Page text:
Napa’s Junior Giants summer baseball program gives kids the chance to practice, play ball and even visit Oracle Park in San Francisco — at no cost to parents.
“I like having some of the kids who would never have the opportunity to (play baseball),” said coach Alejandro Hernandez, who’s in his third year of volunteering for Napa’s Junior Giants program.
The program is made possible thanks to the Giants Community Fund, which partners with Napa’s Parks and Recreation Services.
The city reserves the fields and recruits and trains volunteers, while the Giants Community Fund provides equipment, shirts and hats. The Giants Community Fund collects donations so kids who don’t have a glove get to take one home.
Junior Giants is a free, co-ed baseball and softball program for kids ages 5 to 13, according to the program’s online registration form. The season lasts for eight weeks. There’s a T-ball division for 5- and 6-year-old kids, a minor league for 7- to 9-year-old kids and a majors league for 10- to 13-year-old kids, according to the Junior Giants website.
About 24,000 players across 90 leagues in Northern and Central California, Oregon and Nevada participate, according to the Junior Giants.
Napa’s Junior Giants practice on Mondays and compete on Sundays.
Though school is out, Napa’s Junior Giants program keeps kids sharp, too. Participants spend about 15 minutes learning new words each week and submit reading logs that show they read for 720 minutes.
Kids even flexed their STEM skills through a Chevron-sponsored project that allowed them to test whether foam or regular baseballs would go farther when launched from a slingshot. The project helped them learn about angles and mass, said Dan Opperman, recreation coordinator for the city.
It was like “teach(ing) physics to an 8-year-old,” Opperman said.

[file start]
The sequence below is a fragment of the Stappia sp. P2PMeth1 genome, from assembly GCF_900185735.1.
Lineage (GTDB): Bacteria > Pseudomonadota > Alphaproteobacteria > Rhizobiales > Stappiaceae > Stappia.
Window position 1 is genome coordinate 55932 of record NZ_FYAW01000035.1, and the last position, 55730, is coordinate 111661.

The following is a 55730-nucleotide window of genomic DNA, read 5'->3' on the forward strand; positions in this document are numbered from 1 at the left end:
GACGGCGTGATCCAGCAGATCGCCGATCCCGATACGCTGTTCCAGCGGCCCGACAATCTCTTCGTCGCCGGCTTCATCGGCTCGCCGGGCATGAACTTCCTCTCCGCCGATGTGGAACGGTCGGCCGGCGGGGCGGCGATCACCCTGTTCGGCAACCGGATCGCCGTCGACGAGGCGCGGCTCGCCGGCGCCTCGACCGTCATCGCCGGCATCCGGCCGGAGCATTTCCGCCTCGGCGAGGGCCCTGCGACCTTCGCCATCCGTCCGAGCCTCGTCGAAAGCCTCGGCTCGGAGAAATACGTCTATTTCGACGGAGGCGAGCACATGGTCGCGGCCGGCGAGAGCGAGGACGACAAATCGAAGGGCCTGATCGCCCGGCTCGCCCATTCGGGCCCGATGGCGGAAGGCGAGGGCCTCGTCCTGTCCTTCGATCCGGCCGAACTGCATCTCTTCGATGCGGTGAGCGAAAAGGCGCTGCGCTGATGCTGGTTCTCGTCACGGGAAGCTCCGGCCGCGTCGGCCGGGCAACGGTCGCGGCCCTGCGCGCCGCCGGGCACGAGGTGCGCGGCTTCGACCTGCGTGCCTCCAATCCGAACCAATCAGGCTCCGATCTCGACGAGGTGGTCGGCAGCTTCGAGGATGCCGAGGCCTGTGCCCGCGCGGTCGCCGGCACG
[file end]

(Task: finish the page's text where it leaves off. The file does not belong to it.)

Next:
Coach Hernandez, who has two kids in the Junior Giants program, said he likes that it gives players an incentive to practice schoolwork during the summertime.
But the Junior Giants program isn’t all work. Kids will get a chance to attend a Napa Silverados game for free and visit a festival at Oracle Park, Hernandez said.
Napa’s Junior Giants summer baseball program is about “more than just baseball,” said Opperman. It’s about teaching kids leadership, integrity and teamwork. Last week, kids were taught the importance of having confidence in your teammates, throws, catching and everyday life.
Kids also participated in a “strike out bullying” art project, Opperman said.
“You’re not just out there playing a game,” he said. “You’re learning some life lessons.”
Evelyn Donoho, 10, is a first-time Junior Giant. She said she learned she enjoyed batting and catching thanks to the program.
Catching was also a passion of Emily Shumaker, 10, who is in her second year of participating in the program. She likes competing, having a chance to go to Oracle Park and participating in the STEM slingshot exercise — even though “it was complicated,” she said.
Sebastian Exum Henderson, 10, said he liked the opportunity to learn more about baseball, help out his team and get Giants gear. He said he’s excited about the rollout of new bobbleheads.
But more than anything, Exum Henderson, who is in his third year of Junior Giants, said he looks forward to visiting the field at Oracle Park for the first time.
“You’re on the field where your favorite team is playing,” he said. “It’s really fun.”